By Alleen VanBebber, Literacy Kansas City Board Member
Remember when your baby (or friend’s baby or baby brother) began speaking in phrases and how much the little guy seemed to enjoy it? He didn’t know he was entering a verbal jungle, by being born a native English speaker. He didn’t know he was doing something hard as he began making sense of words and sentences. He learned how to converse by just listening. He didn’t have to know or care why cyclists ride bicycles and bikers ride motorcycles. It didn’t worry him that “He” put his shoes on, but “She” didn’t put shis shoes on. Or why there were houses, but house rodents weren’t mouses. He might have thought it odd that two cows were cows, while two sheeps were sheep, but he learned early which to say and not be laughed at or be corrected.I’m in awe of LKC students who tackle learning English as a second language. They arrive as adults who have mastered their own language systems, with rules and customs that are second nature to them. They don’t expect to be hit with a convoluted, arbitrary system that defies any rational explanation, more often than not. Don’t we tell them to add up numbers by reading them down the row? Imagine if the actual rules of mathematics were as subject to inexplicable whim as are our instructions for using those rules.
And it’s not just those who grew up speaking Spanish, or French, or Tagalog who can stumble. It’s even tricky for those who speak non-American English. For example, we Americans use “bloody” as a harmless euphemism for epithets we can’t say in polite company: as in “he doesn’t have a bloody clue.” Watch the room chill if you use that word in a formal setting in England or Ireland. But, since our Founders decided against having a monarchy, we at least don’t have to explain why there are kingdoms but no queendoms!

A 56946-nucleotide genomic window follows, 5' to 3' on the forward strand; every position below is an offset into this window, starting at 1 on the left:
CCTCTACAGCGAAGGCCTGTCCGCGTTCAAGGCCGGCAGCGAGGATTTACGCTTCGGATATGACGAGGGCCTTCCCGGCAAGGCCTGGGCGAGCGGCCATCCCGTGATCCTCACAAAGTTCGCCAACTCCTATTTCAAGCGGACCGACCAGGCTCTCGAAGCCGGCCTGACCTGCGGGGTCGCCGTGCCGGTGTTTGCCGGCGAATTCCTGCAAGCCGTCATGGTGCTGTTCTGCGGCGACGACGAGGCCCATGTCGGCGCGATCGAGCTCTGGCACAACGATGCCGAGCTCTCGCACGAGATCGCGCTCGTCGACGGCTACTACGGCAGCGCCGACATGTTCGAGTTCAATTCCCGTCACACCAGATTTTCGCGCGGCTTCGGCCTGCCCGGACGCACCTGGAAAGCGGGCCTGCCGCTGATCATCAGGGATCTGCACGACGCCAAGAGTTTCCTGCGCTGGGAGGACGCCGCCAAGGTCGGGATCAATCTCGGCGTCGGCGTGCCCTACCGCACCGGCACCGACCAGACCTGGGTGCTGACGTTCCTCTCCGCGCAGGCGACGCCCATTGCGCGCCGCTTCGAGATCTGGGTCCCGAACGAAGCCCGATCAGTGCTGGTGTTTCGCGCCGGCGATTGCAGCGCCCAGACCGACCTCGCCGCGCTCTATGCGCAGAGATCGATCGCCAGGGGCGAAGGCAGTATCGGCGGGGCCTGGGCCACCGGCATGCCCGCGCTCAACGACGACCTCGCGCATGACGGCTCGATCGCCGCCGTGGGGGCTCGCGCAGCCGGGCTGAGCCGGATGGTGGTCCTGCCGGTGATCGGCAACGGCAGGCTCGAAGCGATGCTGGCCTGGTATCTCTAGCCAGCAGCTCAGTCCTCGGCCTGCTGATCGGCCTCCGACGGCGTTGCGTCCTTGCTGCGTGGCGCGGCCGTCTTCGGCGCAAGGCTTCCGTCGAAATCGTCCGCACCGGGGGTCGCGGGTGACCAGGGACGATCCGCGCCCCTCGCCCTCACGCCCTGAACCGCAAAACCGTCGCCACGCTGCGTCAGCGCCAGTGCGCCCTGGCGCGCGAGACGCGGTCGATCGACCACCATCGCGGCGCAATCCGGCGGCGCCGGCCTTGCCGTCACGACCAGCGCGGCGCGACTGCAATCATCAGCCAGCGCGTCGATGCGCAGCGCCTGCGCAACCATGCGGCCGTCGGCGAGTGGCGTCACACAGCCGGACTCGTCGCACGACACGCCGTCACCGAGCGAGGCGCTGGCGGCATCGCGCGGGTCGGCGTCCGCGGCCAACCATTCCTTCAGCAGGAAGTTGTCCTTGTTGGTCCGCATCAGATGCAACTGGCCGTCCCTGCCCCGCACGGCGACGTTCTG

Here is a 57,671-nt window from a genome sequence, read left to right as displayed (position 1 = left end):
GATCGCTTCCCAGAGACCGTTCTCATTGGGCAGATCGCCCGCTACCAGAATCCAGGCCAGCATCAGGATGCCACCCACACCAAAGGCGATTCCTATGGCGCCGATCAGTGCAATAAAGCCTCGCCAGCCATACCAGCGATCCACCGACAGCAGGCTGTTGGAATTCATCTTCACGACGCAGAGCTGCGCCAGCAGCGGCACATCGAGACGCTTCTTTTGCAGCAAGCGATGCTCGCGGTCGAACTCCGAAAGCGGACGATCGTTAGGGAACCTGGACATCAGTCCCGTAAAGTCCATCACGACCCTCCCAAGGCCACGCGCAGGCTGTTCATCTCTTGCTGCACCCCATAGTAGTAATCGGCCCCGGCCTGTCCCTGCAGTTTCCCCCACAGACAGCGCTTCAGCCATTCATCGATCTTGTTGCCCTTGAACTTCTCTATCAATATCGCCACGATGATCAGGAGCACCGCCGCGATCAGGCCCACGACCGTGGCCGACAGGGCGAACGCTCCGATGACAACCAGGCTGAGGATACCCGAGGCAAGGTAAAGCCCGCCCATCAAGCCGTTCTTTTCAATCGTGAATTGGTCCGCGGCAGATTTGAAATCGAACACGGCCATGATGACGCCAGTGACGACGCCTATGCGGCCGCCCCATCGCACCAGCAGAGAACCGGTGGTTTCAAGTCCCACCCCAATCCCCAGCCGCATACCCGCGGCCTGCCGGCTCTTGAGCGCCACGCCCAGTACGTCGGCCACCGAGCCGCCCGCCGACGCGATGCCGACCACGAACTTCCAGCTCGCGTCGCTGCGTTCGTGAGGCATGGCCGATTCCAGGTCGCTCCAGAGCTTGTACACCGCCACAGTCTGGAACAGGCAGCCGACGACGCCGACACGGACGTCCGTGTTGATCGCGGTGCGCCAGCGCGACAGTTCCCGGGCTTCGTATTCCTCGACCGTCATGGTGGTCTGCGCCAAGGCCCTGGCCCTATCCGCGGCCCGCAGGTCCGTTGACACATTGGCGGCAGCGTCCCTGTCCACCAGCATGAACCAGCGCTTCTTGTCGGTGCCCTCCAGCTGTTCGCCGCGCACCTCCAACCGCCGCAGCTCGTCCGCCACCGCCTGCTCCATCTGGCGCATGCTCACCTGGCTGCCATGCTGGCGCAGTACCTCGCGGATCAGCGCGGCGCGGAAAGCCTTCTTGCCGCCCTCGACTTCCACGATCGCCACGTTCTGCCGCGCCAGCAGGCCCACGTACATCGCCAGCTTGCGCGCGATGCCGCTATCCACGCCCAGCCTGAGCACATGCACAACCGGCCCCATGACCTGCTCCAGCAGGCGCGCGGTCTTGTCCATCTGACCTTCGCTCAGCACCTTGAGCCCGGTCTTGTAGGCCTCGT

Many students hate punctuation even worse than the other frustrations of learning English. Some want to bypass the agony by ignoring punctuation altogether—who cares about commas, as long as the words make sense? But there is a major culinary distinction between “Let’s eat, Grandma,” and “Let’s eat Grandma,” now isn’t there?
As a high school teacher, I used to read essays from native speakers containing malapropisms, misspellings, and other—sometimes, Freudian—mishaps that made me laugh so hard I snorted Coke out my nose. No, strike that comment: talking today about snorting coke could get your phone tapped. Pity the person who tries to master American idioms and cultural references by reading books written before 1980. Our ever-changing idioms aren’t even common to a region, let alone a continent. In short, hats off to our adult English as a second language learners. They have it tough, and that’s for sure, dude.
For more on this topic, take a look at Crazy English, by Richard Lederer, and Eats, Shoots and Leaves: the Zero Tolerance Approach to Punctuation, by Lynne Truss. They are both fun and educational.